Experiencing new symptoms? Try not to panic

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‘It will be gone tomorrow’ or ‘this won’t last’ are statements others use to try and reassure us when something new crops up; a symptom we haven’t experienced before despite having lists longer than our arms of symptoms. I wish we could feel reassured but it is hard because we already cope with so much and the thought of adding something new to the list is terrifying.

I tend to panic when I experience something out of my norm because in the past, new symptoms have stayed with me and not gone away. For example, I had had neuropathic pain in my right leg for four years when I decided to have a lumbar puncture in 2012 as suggested by my neurologist. Despite many investigations no one had even come close to finding the cause of the pain so this was a last resort to check for any viruses in my spinal fluid. A lumbar puncture (LP) involves injecting a needle into the spine and taking out some of the cerebral spinal fluid. I had had two injections in my spine prior to this – cortisol injections with the aim of reducing inflammation – but they had both aggravated the pain significantly so I was very apprehensive about the LP. The LP didn’t just aggravate my current pain dramatically, but it also caused the pain to spread all the way down my other leg and into my lower back and hips. The pain is still very present in all of my lower body.

However history doesn’t always repeat itself and just because new symptoms have persisted before does NOT mean they will again. I have lots of examples of new symptoms disappearing after a period of time and not sticking around i.e a couple of months ago I developed the HSV1 virus (a strain of the shingles virus) on my right eye which led to neuropathic pain (trigeminal neuralgia) in my face. Despite my anxiety about it staying permanently, the pain gradually lessened and now I only feel a few pin pricks throughout the day.

So the next time you experience a new symptom; it could be a niggling pain in your face, a strange feeling in your stomach, or your body could feel like it is buzzing like a mobile phone; don’t immediately think the worst. Lyme is one complicated beast and symptoms come and go as the disease progresses or as you go through treatment.  I have heard from reading various blogs and speaking to others with the disease, about some very bizarre symptoms that lyme has caused, so you are not alone. As much as I hate the phrase, stay positive – stress and worry may aggravate your new symptoms and give them less of a chance of settling down on their own so try to stay as calm as possible.

Have you had any bizarre symptoms come and go? Let me know as we all need some reassurance sometimes.


  1. Kerry May 1, 2016 / 4:29 pm

    This happens to me all the time! Could be a new pain in my rib cage, a twitch, or a dizzy feeling. I tend to panic, because I’ve had so many symptoms a new symptom must mean something bad, right?! Actually, you’re right, it usually goes away in a few days and I’m back to feeling as normal as a chronic Lyme patient can feel. I’ve started writing down the strange new symptoms and then, if they are still bothering me by the time I see another doctor, I will bring it up. Of course, there are some symptoms that should not be ignored and I try to trust my instincts on those. If I can’t let it go, I’ll call my doc. Thanks for normalizing this feeling.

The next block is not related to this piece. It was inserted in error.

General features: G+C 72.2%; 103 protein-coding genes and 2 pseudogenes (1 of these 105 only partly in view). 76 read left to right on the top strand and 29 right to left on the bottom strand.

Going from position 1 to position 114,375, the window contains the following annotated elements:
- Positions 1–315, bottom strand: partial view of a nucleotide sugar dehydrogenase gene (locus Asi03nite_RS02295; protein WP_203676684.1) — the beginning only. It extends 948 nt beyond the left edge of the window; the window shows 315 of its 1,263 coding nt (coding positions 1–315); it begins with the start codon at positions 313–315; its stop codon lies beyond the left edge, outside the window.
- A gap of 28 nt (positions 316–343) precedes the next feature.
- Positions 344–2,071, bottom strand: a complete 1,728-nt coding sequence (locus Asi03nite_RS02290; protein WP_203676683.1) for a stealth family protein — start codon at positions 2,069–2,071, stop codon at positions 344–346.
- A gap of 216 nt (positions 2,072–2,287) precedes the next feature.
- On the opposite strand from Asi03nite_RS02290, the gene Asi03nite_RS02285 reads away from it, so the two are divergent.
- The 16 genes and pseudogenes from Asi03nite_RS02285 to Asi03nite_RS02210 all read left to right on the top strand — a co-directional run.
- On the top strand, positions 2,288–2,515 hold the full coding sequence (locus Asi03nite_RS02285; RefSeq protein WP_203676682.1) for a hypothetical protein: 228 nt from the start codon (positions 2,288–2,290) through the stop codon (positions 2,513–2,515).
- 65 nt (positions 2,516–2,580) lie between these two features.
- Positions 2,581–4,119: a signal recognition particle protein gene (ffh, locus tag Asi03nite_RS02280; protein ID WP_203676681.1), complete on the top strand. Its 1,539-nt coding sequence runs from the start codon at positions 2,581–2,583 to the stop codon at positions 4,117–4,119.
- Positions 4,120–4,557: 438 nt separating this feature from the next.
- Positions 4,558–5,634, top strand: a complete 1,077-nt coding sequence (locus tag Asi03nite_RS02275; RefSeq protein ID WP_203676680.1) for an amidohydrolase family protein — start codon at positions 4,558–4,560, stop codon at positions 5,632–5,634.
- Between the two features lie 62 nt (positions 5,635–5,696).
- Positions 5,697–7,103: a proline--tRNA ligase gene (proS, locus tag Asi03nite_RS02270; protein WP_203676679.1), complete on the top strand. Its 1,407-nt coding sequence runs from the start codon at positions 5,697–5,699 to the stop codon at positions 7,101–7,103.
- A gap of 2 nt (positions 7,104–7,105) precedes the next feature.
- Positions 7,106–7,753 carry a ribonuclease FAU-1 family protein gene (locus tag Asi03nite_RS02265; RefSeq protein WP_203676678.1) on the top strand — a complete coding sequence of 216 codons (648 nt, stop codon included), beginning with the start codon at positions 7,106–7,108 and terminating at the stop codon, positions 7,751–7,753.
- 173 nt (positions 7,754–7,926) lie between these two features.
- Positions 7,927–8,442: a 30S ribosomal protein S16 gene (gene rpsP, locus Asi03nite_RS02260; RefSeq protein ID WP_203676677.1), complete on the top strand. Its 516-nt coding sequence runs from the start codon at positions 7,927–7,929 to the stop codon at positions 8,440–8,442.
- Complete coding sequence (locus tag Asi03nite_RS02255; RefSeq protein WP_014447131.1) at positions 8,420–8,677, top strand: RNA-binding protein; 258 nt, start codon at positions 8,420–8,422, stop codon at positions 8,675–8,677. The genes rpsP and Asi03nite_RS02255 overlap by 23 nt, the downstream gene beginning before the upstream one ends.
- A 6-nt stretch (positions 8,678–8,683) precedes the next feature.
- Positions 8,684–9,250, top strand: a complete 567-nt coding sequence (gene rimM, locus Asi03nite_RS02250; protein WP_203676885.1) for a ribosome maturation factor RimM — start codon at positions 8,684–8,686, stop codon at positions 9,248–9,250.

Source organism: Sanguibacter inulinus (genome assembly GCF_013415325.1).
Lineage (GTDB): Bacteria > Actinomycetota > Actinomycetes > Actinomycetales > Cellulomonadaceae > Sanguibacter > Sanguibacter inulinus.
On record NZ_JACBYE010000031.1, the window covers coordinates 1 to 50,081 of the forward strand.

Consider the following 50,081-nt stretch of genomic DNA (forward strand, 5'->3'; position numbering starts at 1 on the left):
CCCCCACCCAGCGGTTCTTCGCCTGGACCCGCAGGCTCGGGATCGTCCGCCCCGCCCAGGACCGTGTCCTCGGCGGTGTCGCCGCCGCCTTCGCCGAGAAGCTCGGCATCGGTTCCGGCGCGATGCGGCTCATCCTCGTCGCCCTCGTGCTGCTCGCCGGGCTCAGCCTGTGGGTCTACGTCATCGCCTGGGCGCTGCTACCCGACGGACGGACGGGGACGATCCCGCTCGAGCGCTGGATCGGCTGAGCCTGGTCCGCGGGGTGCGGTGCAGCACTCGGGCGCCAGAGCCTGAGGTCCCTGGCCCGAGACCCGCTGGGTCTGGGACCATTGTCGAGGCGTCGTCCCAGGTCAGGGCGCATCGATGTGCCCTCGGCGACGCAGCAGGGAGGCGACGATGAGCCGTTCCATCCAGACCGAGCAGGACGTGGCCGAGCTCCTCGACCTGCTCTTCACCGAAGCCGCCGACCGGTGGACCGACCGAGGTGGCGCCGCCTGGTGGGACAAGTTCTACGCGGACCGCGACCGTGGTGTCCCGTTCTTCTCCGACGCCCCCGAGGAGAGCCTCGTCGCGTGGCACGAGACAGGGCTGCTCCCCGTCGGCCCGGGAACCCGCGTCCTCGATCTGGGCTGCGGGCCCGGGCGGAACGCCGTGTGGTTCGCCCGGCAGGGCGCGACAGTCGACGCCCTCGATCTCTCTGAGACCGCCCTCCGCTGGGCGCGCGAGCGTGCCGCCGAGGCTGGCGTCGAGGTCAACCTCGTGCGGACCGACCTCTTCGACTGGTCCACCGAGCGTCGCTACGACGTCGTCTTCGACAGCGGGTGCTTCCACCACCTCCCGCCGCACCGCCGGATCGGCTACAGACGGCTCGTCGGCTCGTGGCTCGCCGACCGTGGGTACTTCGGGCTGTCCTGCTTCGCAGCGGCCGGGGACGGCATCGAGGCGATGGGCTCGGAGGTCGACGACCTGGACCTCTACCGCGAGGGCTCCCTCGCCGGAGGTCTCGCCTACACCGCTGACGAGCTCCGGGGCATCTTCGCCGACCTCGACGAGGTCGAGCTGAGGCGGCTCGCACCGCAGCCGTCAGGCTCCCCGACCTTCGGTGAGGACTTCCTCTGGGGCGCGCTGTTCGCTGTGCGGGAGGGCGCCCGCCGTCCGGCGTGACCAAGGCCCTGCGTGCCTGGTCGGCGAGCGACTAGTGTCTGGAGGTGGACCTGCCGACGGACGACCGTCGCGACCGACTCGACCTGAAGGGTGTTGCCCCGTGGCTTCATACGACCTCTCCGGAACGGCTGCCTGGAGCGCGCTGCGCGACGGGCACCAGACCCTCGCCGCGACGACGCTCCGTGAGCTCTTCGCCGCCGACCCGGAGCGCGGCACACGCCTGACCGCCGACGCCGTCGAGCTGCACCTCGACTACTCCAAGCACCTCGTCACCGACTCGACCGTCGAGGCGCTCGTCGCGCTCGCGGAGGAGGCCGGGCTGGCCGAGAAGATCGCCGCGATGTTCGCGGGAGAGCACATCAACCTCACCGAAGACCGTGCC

2. Jennifer May 6, 2016 / 9:30 am

    It’s so unsettling right, to even lose the already difficult ‘balance’ of living with your current symptoms.

    Funnily enough, it’s been the birth of my now toddler daughter who’s taught me how to deal with this kind of uncertainty and being ‘thrown off course’. With little ones, whenever you’ve gotten used to a daily rhythm, their sleep cycles changes, they get sick or they learn something new that changes your day entirely. Those new phases used to stress me out, because disruptions of normal life are not always easy to handle with limited energy.

    But what I’ve learned is (as India Arie puts it): “the only constant in the world is change.” Nothing stays the same, not even when you’re healthy. So no matter how hard new symptoms and health changes can be (especially if you don’t know how long it will last!), it’s all part of living, and the simplest (although not easy!) thing to do is go with the flow, deal with it as best as you can and not worry too much about what the future may hold.

  3. Kami May 10, 2016 / 2:46 pm

    This post hits home for me – it can be so hard to stay calm in the face of new symptoms. Yet with Lyme it seems there’s almost always something new. I appreciate your advice on trying to stay calm and know that it helps me. Some of the more traumatic symptoms make it harder to do, but I find that bringing in someone else that is a calming source can help me get back to that place – and also help decide if we need to visit ER. This Lyme life is never dull on the symptom scale 😉 Thank you for sharing this, Sophia!

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